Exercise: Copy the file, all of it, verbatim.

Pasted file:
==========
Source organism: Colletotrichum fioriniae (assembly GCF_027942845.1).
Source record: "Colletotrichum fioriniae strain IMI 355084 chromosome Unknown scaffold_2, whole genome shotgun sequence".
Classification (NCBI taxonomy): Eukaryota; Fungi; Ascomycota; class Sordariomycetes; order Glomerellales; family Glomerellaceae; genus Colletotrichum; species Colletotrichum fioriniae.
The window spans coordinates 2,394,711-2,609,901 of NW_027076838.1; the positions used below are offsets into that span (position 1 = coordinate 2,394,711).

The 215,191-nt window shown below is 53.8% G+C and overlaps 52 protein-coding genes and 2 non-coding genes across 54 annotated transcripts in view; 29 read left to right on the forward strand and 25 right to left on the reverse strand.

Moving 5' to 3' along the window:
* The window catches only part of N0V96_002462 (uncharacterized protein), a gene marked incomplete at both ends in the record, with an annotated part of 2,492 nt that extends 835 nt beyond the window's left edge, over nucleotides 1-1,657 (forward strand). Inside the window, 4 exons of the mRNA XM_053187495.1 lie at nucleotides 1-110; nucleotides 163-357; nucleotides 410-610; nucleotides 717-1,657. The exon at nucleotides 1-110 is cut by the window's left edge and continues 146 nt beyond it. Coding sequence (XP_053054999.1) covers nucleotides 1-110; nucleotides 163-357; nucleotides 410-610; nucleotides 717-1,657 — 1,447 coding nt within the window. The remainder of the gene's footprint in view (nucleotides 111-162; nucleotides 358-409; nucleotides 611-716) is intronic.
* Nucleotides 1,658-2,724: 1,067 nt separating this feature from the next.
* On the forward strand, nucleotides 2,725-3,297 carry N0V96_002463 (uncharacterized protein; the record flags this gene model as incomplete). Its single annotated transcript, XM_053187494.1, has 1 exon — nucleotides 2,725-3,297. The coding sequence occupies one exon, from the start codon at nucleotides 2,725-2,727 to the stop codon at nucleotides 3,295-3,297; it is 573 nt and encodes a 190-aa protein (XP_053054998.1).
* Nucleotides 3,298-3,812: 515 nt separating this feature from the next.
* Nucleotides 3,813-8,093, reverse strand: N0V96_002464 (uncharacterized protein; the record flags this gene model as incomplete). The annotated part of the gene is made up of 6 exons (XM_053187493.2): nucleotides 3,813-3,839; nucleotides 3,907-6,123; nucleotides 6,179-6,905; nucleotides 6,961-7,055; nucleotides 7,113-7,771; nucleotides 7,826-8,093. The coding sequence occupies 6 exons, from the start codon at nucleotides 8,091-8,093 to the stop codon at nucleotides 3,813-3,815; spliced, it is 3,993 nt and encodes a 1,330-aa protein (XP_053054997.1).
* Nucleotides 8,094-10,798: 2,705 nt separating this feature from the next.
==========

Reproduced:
Source organism: Colletotrichum fioriniae (assembly GCF_027942845.1).
Source record: "Colletotrichum fioriniae strain IMI 355084 chromosome Unknown scaffold_2, whole genome shotgun sequence".
Classification (NCBI taxonomy): Eukaryota; Fungi; Ascomycota; class Sordariomycetes; order Glomerellales; family Glomerellaceae; genus Colletotrichum; species Colletotrichum fioriniae.
The window spans coordinates 2,394,711-2,609,901 of NW_027076838.1; the positions used below are offsets into that span (position 1 = coordinate 2,394,711).

The 215,191-nt window shown below is 53.8% G+C and overlaps 52 protein-coding genes and 2 non-coding genes across 54 annotated transcripts in view; 29 read left to right on the forward strand and 25 right to left on the reverse strand.

Moving 5' to 3' along the window:
* The window catches only part of N0V96_002462 (uncharacterized protein), a gene marked incomplete at both ends in the record, with an annotated part of 2,492 nt that extends 835 nt beyond the window's left edge, over nucleotides 1-1,657 (forward strand). Inside the window, 4 exons of the mRNA XM_053187495.1 lie at nucleotides 1-110; nucleotides 163-357; nucleotides 410-610; nucleotides 717-1,657. The exon at nucleotides 1-110 is cut by the window's left edge and continues 146 nt beyond it. Coding sequence (XP_053054999.1) covers nucleotides 1-110; nucleotides 163-357; nucleotides 410-610; nucleotides 717-1,657 — 1,447 coding nt within the window. The remainder of the gene's footprint in view (nucleotides 111-162; nucleotides 358-409; nucleotides 611-716) is intronic.
* Nucleotides 1,658-2,724: 1,067 nt separating this feature from the next.
* On the forward strand, nucleotides 2,725-3,297 carry N0V96_002463 (uncharacterized protein; the record flags this gene model as incomplete). Its single annotated transcript, XM_053187494.1, has 1 exon — nucleotides 2,725-3,297. The coding sequence occupies one exon, from the start codon at nucleotides 2,725-2,727 to the stop codon at nucleotides 3,295-3,297; it is 573 nt and encodes a 190-aa protein (XP_053054998.1).
* Nucleotides 3,298-3,812: 515 nt separating this feature from the next.
* Nucleotides 3,813-8,093, reverse strand: N0V96_002464 (uncharacterized protein; the record flags this gene model as incomplete). The annotated part of the gene is made up of 6 exons (XM_053187493.2): nucleotides 3,813-3,839; nucleotides 3,907-6,123; nucleotides 6,179-6,905; nucleotides 6,961-7,055; nucleotides 7,113-7,771; nucleotides 7,826-8,093. The coding sequence occupies 6 exons, from the start codon at nucleotides 8,091-8,093 to the stop codon at nucleotides 3,813-3,815; spliced, it is 3,993 nt and encodes a 1,330-aa protein (XP_053054997.1).
* Nucleotides 8,094-10,798: 2,705 nt separating this feature from the next.